The Association of Convenience Stores has called on MPs to reject an amendment tabled in the Enterprise Bill on the devolution of Sunday trading rules to local authorities, while retailers have warned that the measures could be the “straw that breaks the camel’s back”.

The Department for Business published its response to the consultation this morning (Tuesday), summarising over 7,000 responses in what the ACS described as a “12-page advocacy document for liberalisation”.

In the official Department for Business press release on Sunday Trading, also published this morning, the government justifies its decision to devolve Sunday trading hours to local authorities by citing a 5% rise in turnover as a result of liberalisation in Sweden. However, the figures they question are from 1972 to 1989. 

“For the government to use figures from the 1970s to justify its decision on Sunday Trading is frankly embarrassing.”

ACS chief executive James Lowman

ACS chief executive James Lowman said: “The government is attempting to hoodwink the rest of Parliament into accepting these proposals by publishing only the parts of the consultation response that suit its agenda. The voice of thousands of businesses, communities, shop workers and other organisations has been ignored.

“For the government to use figures from the 1970s to justify its decision on Sunday Trading is frankly embarrassing. Parliament must reject this amendment being snuck into the late stages of the Enterprise Bill. The government’s message on Sunday trading has become so confused that it is barely recognisable. They claim that Sunday trading rules need to change to meet the needs of modern consumers, and yet quote decades old figures.

”They claim that Sunday trading changes will help high streets compete with online retail, but not one consumer or company polled this year has claimed that Sunday trading hours are a factor in the popularity of online shopping. They claim that this is what people want, despite several surveys showing that the majority of the public like the rules just the way they are. These ill thought out, badly executed and potentially devastating plans must be dropped.”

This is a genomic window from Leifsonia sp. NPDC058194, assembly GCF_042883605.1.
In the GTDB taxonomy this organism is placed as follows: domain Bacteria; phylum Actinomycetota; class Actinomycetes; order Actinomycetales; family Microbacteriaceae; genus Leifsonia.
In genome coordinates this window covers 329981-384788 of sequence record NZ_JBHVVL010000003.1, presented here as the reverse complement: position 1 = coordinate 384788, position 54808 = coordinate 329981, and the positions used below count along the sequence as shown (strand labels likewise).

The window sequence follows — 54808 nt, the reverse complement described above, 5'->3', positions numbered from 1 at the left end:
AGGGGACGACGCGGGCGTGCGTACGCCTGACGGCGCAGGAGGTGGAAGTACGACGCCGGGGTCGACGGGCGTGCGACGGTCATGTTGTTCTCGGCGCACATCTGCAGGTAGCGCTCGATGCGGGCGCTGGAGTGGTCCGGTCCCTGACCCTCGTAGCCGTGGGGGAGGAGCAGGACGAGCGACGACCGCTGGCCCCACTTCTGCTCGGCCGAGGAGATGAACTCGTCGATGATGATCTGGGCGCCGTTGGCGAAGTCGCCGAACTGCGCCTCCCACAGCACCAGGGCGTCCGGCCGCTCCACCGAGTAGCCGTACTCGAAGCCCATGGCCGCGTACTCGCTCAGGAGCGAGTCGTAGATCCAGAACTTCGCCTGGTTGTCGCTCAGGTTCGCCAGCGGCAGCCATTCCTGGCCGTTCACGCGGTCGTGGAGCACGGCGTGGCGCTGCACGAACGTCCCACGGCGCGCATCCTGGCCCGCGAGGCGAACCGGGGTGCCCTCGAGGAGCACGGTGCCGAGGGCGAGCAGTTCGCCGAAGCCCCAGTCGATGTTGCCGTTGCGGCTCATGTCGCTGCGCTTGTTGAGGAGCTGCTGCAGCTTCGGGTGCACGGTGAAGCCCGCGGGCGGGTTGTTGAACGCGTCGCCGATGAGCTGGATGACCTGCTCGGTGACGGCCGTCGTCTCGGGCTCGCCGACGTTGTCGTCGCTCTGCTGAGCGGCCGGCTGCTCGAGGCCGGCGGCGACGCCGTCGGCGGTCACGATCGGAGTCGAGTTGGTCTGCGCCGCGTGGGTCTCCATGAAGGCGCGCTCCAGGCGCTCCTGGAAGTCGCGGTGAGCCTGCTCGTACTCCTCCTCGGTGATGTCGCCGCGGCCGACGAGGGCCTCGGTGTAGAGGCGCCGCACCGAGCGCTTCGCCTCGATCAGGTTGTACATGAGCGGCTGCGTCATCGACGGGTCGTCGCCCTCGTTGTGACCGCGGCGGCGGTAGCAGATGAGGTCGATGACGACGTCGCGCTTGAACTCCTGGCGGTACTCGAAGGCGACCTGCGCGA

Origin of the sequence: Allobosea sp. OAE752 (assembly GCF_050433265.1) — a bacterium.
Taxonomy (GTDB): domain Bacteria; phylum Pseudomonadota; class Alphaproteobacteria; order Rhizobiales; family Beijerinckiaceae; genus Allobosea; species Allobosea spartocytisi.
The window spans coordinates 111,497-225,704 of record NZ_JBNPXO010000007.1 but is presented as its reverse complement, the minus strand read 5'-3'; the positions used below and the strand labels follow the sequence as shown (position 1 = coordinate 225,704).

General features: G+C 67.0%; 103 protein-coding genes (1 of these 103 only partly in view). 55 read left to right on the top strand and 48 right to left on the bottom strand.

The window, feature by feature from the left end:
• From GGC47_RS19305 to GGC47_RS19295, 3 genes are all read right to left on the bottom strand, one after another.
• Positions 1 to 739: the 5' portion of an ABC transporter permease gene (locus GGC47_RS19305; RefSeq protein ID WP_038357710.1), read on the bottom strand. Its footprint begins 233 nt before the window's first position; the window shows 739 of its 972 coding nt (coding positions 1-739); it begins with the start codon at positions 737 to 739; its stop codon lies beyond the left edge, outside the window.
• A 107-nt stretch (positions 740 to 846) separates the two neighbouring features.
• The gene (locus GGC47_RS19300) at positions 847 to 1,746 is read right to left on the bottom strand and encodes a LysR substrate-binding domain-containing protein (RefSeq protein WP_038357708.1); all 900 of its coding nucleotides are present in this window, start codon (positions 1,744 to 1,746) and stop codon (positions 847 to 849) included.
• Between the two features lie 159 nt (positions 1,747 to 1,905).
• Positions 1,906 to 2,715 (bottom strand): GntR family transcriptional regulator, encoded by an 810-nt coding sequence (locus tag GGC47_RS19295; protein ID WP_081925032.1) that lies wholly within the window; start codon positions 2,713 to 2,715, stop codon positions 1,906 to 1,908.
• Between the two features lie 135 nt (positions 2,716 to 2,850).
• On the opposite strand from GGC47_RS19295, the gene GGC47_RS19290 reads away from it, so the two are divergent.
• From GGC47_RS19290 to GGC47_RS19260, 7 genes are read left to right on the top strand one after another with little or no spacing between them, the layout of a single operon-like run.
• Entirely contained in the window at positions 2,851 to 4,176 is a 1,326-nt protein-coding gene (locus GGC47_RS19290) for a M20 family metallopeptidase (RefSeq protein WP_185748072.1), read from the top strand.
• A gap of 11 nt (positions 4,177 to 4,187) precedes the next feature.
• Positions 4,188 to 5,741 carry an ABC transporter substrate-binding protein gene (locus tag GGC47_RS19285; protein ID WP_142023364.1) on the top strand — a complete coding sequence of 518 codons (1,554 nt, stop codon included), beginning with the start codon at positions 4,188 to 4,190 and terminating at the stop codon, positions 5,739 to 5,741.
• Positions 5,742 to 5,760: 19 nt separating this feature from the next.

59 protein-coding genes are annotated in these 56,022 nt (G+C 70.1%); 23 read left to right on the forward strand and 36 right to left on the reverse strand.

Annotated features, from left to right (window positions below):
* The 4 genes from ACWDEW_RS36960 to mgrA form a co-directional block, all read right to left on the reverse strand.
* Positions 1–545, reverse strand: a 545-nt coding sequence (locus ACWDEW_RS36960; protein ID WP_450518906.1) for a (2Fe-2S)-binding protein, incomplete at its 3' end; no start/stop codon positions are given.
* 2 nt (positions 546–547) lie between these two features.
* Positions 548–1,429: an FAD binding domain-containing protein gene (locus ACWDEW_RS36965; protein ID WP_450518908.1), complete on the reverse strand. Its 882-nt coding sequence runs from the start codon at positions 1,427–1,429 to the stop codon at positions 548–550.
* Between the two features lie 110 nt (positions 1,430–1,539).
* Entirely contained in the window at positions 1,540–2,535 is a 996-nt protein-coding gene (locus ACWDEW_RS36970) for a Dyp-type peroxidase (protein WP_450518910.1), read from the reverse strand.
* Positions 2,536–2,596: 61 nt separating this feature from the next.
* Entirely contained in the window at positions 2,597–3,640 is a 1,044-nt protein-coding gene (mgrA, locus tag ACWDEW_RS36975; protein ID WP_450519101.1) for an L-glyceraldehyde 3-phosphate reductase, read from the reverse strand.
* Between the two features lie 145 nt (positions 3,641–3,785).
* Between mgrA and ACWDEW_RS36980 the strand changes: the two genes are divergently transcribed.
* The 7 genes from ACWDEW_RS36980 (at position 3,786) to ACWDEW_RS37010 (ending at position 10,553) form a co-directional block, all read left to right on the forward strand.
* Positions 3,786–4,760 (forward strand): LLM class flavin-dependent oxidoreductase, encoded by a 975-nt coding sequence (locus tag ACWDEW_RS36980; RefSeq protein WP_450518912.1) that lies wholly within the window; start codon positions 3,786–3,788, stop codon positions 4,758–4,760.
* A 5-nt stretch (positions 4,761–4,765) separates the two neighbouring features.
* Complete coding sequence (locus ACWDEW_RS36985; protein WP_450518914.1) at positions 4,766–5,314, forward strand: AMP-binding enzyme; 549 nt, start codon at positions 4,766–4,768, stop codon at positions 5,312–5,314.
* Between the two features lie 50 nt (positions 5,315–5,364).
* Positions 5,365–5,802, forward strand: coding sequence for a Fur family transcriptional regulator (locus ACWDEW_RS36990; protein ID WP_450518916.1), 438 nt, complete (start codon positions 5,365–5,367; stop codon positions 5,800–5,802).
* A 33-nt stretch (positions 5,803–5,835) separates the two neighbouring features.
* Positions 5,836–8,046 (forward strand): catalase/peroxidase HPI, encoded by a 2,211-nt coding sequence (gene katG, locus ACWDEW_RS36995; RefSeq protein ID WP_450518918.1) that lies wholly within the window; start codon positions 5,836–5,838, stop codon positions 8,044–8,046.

Retailers have also slammed the move. Mike Blowing, owner of Spar Kingshill, Buckinghamshire, said: “The growing number of multiple grocer-owned c-stores and the introduction of the National Minimum Wage have already had a crippling impact; lifting Sunday trading restrictions could be the straw that breaks the camel’s back.

“When our store opened more than 15 years ago, we were the only one open on Sundays for eight miles; now there are six. We used to make £1,100 on Sundays, but now take £550. With multiple c-stores taking 15% of business I dread to think what the effect will be on c-stores across the country.”

David Nice, who owns Nisa stores in Maylandsea and Canvey Island, Essex, said: “I just don’t understand the decision. It feels like the government doesn’t care about small businesses. By giving big businesses this opportunity they are robbing c-stores of Sunday trade which some stores rely on to survive.

“Retailers must stick together and be vocal to their local MPs and campaign against the decision. If it is passed it will force some stores to close while devaluing local shopping parades.”

Edward White, of Spar Calver, Derbyshire, added: “The only outcome is damaging for local trade and independent businesses which are going to be the hardest hit with added competition from the multiples.”

Retailers urged to lobby MPs

The ACS has called on retailers to put pressure on local MPs. Chief executive James Lowman said: “We are encouraging retailers to continue writing to their MPs highlighting the damage that these plans will do to their business ahead of the next stage of the Enterprise Bill, which is due in Parliament in the coming weeks.

“We cannot allow this unpopular, unnecessary and damaging legislation to be forced through when it did not feature in the Conservative manifesto, and when there is such strong opposition.”